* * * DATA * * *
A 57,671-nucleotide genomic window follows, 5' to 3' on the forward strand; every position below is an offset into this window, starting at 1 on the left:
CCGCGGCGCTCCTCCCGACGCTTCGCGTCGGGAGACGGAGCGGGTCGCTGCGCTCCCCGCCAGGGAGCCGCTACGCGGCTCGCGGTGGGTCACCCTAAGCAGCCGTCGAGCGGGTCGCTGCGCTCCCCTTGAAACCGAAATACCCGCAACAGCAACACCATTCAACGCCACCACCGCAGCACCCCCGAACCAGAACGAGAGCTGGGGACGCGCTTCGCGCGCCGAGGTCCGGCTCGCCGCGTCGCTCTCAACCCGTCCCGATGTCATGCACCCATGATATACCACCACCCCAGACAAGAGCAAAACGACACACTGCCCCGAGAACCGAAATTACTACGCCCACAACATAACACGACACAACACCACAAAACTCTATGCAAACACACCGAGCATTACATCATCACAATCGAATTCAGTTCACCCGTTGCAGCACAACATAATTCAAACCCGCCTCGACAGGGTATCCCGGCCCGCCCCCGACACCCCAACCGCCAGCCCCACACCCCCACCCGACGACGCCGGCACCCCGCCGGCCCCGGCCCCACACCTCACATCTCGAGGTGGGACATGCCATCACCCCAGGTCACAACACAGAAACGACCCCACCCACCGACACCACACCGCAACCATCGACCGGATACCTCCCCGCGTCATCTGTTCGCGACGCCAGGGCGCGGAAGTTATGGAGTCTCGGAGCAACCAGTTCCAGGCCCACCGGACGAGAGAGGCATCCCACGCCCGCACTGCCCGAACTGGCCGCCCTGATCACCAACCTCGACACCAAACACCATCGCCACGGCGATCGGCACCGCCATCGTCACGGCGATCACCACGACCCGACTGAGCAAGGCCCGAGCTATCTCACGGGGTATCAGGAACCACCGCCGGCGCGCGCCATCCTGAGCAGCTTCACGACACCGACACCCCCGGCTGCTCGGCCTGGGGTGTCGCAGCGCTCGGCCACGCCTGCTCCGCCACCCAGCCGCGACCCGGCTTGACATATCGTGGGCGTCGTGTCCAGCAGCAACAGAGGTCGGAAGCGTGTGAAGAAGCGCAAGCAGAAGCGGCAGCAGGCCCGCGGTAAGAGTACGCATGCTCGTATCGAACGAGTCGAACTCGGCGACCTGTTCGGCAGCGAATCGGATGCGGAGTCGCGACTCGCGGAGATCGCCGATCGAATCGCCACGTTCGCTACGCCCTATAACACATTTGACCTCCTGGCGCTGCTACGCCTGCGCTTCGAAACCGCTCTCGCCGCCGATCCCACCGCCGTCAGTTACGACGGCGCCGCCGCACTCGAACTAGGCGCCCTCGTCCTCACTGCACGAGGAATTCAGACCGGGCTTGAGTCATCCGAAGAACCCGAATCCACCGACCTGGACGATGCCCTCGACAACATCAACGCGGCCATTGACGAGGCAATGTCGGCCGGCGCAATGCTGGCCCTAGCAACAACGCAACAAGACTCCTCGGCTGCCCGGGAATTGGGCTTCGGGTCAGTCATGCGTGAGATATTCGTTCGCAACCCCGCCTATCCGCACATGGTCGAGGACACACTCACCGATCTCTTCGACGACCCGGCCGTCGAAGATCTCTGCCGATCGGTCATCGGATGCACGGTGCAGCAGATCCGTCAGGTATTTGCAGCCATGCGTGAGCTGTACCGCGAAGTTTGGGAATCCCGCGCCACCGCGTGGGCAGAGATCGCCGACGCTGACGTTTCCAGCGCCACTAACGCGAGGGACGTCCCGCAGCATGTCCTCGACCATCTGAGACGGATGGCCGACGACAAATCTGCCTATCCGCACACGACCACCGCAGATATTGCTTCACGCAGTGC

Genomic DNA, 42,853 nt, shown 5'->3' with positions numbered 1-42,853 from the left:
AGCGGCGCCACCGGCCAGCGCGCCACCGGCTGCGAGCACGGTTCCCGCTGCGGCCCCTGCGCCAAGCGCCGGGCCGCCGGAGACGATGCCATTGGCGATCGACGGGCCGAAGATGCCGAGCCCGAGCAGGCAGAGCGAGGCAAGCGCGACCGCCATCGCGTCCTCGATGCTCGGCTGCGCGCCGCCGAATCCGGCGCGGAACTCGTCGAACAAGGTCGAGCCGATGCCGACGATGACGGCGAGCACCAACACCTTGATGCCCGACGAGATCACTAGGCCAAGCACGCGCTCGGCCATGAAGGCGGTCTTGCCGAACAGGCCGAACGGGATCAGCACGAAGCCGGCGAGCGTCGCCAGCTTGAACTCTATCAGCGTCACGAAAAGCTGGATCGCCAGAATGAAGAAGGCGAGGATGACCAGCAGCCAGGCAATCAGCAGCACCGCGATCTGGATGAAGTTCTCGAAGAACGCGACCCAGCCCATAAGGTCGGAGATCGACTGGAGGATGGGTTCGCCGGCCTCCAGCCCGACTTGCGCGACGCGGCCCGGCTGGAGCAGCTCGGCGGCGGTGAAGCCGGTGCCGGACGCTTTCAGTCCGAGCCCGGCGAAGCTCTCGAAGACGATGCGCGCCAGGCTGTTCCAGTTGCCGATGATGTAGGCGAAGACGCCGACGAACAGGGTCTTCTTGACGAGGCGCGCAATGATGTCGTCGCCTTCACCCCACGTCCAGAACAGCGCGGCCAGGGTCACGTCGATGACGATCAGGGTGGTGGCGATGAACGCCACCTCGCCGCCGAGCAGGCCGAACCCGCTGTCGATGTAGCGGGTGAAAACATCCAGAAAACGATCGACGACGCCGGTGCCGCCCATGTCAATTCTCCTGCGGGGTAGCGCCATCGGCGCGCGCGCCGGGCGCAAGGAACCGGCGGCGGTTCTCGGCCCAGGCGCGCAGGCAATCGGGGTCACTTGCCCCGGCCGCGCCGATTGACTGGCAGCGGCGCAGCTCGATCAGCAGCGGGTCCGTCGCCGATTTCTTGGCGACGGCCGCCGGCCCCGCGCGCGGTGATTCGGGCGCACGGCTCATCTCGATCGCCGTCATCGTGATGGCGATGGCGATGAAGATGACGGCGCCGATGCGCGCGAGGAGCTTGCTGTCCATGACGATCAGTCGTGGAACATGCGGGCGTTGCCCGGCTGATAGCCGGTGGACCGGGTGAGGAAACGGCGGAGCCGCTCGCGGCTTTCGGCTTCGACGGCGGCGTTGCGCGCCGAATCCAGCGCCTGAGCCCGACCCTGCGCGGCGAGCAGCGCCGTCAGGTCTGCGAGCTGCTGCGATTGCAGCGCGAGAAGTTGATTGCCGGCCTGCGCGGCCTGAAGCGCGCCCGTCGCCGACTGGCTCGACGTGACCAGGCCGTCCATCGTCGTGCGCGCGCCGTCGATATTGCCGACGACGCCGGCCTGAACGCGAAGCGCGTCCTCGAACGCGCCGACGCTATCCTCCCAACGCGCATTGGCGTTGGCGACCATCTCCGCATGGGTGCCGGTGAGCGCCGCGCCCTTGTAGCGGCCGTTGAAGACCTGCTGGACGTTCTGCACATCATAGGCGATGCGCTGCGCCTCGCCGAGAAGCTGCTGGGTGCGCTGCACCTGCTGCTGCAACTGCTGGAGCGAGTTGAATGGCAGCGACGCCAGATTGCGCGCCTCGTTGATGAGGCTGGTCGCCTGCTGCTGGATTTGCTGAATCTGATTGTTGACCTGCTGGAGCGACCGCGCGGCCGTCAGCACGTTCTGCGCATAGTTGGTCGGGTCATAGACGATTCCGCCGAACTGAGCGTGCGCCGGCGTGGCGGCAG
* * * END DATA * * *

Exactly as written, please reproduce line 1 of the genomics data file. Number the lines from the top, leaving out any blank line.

A 57,671-nucleotide genomic window follows, 5' to 3' on the forward strand; every position below is an offset into this window, starting at 1 on the left: